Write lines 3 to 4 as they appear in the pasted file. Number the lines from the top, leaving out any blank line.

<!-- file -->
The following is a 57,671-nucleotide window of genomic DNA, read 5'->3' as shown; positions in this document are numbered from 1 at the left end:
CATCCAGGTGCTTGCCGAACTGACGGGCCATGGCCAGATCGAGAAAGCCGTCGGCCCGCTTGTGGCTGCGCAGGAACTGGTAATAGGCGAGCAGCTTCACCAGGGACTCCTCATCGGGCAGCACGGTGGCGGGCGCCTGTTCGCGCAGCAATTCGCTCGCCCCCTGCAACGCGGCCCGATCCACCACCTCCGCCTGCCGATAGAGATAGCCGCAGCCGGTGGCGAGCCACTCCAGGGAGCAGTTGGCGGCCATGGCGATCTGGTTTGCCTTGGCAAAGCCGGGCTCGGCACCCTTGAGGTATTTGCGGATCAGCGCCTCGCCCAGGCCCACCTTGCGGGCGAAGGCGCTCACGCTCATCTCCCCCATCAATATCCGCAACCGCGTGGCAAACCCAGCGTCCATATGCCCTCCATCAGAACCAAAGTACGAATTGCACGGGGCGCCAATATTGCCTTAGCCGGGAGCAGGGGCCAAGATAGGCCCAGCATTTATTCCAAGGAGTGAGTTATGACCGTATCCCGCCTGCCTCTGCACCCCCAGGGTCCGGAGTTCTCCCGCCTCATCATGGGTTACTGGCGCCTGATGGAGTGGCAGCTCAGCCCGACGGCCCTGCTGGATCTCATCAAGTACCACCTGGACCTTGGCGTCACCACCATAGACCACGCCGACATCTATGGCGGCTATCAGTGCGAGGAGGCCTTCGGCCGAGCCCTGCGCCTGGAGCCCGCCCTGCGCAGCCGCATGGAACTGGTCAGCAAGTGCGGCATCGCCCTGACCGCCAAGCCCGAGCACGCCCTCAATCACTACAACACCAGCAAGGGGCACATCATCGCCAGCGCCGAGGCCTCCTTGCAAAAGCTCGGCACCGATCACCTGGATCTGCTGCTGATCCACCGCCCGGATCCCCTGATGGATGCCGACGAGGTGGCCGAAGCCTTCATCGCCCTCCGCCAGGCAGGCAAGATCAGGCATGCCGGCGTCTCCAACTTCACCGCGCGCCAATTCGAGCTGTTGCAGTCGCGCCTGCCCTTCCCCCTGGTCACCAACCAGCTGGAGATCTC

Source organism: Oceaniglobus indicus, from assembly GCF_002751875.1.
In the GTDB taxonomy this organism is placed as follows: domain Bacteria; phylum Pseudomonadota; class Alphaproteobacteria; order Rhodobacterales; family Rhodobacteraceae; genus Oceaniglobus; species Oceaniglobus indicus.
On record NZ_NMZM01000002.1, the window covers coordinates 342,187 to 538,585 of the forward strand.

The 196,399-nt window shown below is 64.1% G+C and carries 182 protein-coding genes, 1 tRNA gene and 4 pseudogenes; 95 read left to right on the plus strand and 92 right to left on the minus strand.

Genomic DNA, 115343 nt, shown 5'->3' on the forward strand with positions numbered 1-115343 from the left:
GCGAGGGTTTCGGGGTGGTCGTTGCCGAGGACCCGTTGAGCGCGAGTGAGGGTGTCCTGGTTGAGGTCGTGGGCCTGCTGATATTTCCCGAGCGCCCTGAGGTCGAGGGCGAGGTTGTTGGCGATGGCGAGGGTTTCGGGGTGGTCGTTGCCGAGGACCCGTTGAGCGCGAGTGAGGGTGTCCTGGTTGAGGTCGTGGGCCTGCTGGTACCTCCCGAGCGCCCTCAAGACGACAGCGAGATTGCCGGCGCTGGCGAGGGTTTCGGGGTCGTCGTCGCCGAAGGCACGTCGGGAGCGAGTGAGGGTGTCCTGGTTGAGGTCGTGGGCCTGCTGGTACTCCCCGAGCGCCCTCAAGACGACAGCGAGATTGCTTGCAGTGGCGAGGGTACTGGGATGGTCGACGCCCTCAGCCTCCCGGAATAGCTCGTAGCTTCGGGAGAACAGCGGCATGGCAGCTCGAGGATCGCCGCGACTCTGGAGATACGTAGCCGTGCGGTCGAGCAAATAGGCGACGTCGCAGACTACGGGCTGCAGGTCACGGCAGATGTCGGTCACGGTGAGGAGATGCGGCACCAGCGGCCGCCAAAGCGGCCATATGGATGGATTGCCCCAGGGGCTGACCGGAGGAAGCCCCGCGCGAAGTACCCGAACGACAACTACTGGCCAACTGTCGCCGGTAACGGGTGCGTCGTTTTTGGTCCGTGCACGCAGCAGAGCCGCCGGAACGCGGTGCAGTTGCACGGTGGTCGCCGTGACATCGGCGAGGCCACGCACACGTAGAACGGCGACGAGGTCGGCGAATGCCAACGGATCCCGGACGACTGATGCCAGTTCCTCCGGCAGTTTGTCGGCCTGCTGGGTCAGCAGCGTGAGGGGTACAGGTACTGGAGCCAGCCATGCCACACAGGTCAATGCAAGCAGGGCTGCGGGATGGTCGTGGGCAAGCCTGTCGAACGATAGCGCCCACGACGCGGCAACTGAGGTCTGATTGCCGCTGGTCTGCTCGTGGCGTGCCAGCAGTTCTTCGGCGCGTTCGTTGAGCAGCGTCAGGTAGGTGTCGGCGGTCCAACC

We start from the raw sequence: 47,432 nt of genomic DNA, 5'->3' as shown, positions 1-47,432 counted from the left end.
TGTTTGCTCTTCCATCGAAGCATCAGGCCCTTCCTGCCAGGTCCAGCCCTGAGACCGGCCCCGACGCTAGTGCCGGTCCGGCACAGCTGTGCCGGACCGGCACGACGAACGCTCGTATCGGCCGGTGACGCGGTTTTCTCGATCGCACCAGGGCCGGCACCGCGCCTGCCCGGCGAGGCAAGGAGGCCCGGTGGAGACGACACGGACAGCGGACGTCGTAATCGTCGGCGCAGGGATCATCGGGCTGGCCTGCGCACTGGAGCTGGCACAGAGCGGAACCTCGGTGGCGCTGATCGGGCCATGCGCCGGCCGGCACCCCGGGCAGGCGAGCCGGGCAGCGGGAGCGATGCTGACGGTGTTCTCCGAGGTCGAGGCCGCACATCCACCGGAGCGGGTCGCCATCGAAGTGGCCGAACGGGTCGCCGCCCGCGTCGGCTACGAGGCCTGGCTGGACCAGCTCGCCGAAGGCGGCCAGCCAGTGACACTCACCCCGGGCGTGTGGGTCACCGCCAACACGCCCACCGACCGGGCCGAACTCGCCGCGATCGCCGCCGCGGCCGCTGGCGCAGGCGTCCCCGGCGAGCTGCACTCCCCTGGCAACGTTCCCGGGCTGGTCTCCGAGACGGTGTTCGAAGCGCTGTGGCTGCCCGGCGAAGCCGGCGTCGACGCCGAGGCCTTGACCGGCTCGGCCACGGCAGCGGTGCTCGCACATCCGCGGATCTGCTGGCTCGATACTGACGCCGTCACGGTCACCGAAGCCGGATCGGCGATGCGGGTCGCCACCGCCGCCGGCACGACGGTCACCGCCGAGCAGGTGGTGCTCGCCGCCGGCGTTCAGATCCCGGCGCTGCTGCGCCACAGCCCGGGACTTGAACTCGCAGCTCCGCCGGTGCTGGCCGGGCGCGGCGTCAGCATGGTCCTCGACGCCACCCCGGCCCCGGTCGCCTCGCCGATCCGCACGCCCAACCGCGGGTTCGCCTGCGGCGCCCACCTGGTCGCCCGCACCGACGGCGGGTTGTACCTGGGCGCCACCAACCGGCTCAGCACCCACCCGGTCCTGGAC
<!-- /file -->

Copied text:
Source organism: Oceaniglobus indicus, from assembly GCF_002751875.1.
In the GTDB taxonomy this organism is placed as follows: domain Bacteria; phylum Pseudomonadota; class Alphaproteobacteria; order Rhodobacterales; family Rhodobacteraceae; genus Oceaniglobus; species Oceaniglobus indicus.